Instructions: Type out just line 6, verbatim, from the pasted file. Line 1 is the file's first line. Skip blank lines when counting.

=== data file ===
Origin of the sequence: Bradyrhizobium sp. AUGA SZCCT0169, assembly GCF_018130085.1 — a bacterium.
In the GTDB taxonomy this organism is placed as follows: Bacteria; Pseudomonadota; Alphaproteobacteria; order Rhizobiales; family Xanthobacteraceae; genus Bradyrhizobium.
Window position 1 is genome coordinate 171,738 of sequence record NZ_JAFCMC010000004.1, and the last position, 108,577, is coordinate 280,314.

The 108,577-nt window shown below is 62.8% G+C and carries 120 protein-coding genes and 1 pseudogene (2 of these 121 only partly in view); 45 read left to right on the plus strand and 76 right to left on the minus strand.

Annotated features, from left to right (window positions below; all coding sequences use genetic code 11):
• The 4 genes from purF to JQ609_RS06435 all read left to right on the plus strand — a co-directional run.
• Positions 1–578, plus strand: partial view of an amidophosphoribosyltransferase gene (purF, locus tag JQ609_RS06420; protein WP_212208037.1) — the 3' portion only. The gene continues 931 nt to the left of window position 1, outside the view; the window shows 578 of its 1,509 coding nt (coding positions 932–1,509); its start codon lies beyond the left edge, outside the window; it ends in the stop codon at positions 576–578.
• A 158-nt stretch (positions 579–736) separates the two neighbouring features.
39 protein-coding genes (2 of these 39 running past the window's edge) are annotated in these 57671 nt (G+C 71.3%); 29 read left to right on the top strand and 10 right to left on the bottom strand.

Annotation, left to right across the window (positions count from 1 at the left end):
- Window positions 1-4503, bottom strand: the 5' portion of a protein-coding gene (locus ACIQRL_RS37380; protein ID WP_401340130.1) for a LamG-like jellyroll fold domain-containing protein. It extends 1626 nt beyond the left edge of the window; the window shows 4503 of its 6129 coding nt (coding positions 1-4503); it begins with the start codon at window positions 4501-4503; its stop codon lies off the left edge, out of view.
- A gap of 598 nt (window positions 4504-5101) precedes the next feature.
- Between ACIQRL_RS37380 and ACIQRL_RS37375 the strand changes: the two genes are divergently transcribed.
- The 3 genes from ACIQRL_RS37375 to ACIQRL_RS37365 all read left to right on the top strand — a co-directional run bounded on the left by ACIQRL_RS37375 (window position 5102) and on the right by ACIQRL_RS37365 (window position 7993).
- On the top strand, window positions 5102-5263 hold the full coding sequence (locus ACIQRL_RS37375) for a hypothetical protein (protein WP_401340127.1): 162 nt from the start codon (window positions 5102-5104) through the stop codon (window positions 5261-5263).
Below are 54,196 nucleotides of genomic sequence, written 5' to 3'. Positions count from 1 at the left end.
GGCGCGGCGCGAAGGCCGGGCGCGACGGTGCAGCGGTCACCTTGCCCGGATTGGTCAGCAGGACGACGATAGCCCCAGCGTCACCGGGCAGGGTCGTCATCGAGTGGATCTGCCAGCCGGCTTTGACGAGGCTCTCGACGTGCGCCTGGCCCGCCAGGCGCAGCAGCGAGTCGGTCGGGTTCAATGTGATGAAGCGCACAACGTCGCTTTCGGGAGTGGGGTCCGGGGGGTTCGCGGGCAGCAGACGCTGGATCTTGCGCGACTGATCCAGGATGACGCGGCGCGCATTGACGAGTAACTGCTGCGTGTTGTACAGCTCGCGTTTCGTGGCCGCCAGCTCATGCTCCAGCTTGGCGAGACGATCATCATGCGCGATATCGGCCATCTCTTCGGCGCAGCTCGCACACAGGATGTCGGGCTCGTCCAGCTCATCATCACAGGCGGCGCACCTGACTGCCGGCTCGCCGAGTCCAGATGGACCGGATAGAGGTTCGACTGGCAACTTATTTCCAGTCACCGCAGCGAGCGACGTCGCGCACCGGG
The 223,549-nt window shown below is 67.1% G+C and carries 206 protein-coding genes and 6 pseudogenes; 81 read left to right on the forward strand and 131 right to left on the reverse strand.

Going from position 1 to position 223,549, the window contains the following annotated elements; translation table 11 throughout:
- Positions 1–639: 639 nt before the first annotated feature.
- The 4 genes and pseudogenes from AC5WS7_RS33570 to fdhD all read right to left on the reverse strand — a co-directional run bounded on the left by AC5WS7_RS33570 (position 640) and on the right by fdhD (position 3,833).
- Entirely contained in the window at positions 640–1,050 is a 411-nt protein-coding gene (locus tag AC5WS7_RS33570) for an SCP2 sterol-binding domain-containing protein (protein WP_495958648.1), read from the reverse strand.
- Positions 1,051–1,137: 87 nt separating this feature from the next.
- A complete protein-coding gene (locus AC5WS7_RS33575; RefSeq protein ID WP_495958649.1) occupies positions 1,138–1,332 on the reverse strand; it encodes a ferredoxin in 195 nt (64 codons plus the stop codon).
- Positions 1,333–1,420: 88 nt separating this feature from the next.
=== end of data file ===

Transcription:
• The 4 genes from purF to JQ609_RS06435 all read left to right on the plus strand — a co-directional run.